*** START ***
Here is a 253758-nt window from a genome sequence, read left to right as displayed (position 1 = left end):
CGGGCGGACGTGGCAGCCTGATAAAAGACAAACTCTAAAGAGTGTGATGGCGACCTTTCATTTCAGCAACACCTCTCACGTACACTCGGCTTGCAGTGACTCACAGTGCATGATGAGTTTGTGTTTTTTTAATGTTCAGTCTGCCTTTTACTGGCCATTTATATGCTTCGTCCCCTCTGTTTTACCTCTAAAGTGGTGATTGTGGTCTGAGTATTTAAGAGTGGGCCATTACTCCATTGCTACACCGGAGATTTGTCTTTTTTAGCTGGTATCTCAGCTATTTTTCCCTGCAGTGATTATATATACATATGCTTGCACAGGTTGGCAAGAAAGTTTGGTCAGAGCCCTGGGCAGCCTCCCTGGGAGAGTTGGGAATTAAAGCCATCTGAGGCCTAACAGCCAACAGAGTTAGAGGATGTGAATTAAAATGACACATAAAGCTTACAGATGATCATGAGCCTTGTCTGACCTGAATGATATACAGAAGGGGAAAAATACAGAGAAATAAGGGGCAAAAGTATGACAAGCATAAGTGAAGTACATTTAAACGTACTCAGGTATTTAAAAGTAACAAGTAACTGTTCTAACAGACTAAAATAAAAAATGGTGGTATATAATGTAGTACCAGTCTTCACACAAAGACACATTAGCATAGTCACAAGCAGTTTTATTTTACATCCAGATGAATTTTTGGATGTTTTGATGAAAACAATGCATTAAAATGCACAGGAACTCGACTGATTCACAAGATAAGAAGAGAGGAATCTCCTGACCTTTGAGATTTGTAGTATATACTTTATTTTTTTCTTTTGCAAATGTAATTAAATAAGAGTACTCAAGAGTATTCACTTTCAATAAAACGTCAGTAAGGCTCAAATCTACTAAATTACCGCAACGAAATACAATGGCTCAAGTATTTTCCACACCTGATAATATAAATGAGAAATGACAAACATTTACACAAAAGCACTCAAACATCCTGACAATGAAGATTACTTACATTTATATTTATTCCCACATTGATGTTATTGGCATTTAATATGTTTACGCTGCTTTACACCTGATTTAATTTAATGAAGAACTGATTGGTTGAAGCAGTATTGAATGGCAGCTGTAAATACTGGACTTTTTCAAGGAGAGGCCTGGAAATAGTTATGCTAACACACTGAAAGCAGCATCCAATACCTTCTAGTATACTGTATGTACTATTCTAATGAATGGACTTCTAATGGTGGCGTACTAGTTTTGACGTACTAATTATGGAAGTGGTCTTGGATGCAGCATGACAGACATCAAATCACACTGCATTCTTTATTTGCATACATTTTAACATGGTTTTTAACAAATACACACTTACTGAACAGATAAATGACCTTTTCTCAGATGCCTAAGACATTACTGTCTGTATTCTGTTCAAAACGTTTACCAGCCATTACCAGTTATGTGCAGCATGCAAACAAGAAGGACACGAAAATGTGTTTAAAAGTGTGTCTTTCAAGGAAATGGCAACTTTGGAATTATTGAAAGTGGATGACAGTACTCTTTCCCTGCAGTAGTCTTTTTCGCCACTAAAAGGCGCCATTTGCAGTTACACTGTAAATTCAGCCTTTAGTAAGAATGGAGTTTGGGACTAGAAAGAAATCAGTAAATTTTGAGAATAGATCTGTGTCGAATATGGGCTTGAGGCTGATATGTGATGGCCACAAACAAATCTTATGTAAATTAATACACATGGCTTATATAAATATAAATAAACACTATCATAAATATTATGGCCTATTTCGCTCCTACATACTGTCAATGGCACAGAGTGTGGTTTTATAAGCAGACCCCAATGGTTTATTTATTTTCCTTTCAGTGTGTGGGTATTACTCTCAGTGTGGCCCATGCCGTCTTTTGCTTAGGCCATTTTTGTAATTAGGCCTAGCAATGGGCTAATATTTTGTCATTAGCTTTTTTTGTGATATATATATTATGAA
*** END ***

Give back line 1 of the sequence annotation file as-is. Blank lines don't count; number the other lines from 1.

Here is a 253758-nt window from a genome sequence, read left to right as displayed (position 1 = left end):